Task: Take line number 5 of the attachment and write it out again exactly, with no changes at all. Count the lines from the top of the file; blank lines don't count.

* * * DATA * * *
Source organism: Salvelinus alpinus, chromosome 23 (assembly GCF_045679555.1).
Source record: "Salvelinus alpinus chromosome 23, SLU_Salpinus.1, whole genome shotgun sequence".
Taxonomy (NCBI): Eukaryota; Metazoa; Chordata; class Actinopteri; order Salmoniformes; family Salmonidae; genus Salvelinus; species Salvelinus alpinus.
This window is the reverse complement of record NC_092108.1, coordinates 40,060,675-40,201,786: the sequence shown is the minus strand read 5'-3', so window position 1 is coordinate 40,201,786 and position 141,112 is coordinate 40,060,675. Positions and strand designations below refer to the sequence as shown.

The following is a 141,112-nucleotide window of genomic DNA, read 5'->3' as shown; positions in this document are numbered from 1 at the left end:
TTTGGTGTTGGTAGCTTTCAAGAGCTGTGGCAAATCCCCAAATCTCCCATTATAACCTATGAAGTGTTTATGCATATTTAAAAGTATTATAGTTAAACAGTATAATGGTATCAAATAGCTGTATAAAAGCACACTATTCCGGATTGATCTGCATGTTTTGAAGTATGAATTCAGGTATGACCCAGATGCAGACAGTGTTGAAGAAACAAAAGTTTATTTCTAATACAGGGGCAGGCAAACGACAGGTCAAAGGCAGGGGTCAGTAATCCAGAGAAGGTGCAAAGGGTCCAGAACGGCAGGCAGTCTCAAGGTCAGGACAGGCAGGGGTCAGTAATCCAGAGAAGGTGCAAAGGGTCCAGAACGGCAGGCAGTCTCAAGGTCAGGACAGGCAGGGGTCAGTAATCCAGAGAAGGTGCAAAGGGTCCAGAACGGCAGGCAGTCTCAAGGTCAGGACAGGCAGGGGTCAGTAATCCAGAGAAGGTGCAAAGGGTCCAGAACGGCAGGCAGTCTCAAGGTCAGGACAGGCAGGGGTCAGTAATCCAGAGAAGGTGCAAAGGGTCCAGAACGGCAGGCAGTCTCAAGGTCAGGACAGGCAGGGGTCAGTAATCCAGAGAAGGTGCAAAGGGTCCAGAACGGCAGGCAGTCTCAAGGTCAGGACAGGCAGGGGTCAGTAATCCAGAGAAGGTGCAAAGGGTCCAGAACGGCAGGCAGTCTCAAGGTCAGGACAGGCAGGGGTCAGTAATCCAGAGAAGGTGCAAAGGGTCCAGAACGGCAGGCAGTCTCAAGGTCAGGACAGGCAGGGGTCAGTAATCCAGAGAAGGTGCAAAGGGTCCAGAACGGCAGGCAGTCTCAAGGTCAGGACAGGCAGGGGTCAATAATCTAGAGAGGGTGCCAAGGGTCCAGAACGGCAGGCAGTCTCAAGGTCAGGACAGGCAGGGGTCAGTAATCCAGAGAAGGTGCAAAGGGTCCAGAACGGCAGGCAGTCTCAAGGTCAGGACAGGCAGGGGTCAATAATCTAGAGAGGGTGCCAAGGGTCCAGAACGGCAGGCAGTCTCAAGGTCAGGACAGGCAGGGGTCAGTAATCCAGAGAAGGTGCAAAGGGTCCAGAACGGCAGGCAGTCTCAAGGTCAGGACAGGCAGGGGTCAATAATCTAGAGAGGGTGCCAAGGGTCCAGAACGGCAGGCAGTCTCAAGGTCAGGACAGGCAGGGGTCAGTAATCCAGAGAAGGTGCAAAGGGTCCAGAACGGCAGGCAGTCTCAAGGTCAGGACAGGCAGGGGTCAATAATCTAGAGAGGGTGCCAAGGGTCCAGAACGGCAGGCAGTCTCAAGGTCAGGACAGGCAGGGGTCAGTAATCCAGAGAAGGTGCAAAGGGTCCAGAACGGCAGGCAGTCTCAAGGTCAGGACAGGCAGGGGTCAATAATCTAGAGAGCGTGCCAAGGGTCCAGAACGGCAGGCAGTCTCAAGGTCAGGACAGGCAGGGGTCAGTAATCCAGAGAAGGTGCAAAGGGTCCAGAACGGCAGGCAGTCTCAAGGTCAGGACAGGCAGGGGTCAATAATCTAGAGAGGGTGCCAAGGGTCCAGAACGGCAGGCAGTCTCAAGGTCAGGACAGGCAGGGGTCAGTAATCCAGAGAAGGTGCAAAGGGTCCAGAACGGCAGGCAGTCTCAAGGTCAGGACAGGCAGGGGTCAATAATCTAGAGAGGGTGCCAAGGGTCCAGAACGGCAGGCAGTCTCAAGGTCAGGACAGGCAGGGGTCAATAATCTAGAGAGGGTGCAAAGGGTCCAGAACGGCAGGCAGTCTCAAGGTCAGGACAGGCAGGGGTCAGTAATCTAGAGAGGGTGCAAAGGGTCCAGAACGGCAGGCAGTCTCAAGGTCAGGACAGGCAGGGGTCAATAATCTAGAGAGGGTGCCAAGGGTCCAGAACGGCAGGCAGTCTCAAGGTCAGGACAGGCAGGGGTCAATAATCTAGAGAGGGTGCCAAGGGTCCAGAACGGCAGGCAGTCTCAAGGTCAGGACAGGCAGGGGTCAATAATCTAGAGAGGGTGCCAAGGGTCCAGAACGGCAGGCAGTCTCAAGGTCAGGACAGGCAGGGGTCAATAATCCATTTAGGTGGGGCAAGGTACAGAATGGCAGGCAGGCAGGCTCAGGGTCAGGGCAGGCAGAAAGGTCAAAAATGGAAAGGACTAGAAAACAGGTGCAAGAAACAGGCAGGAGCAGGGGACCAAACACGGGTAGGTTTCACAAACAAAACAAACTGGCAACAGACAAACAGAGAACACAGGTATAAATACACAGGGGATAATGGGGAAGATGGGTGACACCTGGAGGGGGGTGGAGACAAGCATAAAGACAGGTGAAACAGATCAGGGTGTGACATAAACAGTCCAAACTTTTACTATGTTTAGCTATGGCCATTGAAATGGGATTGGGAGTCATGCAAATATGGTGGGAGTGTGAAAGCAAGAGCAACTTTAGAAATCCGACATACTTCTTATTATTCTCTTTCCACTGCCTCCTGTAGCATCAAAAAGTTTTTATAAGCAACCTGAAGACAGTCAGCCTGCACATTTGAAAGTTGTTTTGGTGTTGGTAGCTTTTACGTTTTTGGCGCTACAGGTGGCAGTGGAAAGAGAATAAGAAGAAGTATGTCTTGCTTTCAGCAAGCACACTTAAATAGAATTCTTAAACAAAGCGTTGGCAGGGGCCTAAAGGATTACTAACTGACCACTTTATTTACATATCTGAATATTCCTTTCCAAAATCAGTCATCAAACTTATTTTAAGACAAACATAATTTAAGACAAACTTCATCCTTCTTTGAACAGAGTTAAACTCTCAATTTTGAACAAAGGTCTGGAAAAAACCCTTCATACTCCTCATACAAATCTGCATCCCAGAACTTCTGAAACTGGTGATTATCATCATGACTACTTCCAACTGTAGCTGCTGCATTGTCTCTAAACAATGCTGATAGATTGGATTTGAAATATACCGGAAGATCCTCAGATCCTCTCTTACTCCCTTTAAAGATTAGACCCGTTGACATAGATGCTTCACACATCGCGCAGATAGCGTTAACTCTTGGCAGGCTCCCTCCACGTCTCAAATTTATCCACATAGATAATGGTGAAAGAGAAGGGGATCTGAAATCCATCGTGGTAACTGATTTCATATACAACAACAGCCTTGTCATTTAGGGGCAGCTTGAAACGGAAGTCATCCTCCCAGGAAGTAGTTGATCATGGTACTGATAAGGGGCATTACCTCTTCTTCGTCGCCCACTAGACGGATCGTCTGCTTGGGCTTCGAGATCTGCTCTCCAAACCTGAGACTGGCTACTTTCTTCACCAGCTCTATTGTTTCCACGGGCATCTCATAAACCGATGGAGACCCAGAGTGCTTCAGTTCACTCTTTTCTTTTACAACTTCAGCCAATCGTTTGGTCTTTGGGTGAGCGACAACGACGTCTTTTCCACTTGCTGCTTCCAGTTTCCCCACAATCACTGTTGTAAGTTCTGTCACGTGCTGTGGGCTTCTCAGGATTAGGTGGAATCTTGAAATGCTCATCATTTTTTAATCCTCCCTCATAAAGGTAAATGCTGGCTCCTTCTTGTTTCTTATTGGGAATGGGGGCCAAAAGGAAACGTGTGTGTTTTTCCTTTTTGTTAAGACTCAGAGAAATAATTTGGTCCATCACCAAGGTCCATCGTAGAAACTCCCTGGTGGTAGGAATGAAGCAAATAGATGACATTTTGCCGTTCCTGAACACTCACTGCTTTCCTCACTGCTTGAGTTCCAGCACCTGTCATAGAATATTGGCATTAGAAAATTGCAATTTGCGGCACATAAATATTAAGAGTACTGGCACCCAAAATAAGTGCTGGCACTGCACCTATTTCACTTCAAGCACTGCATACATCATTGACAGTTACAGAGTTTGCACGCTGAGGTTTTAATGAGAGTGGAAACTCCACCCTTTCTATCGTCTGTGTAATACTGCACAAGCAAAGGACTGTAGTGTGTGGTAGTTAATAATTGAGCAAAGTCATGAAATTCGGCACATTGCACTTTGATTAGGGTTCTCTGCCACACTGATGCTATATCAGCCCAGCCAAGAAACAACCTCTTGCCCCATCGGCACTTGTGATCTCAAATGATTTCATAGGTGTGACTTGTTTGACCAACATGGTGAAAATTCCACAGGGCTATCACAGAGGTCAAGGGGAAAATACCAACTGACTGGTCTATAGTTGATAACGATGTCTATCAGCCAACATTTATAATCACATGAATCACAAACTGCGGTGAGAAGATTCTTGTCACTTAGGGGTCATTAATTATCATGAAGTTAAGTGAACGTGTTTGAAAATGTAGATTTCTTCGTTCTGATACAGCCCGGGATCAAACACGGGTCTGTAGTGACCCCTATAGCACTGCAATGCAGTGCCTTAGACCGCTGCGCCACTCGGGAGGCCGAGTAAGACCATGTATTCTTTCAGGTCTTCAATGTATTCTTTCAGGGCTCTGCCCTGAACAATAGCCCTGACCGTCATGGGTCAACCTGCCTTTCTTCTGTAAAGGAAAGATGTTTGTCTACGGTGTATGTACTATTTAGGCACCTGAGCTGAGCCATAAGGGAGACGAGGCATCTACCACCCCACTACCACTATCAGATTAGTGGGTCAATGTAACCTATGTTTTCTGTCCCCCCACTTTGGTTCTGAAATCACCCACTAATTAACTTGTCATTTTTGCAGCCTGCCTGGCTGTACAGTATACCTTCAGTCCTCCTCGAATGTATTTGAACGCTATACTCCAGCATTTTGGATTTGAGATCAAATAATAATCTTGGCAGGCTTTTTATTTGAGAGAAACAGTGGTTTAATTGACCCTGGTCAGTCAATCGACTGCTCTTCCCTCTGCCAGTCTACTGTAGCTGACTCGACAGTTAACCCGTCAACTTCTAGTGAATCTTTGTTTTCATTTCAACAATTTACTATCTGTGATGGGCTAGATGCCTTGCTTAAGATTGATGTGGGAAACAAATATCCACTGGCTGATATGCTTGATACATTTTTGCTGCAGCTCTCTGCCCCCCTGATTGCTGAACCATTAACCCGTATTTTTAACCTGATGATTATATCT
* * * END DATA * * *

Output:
The following is a 141,112-nucleotide window of genomic DNA, read 5'->3' as shown; positions in this document are numbered from 1 at the left end: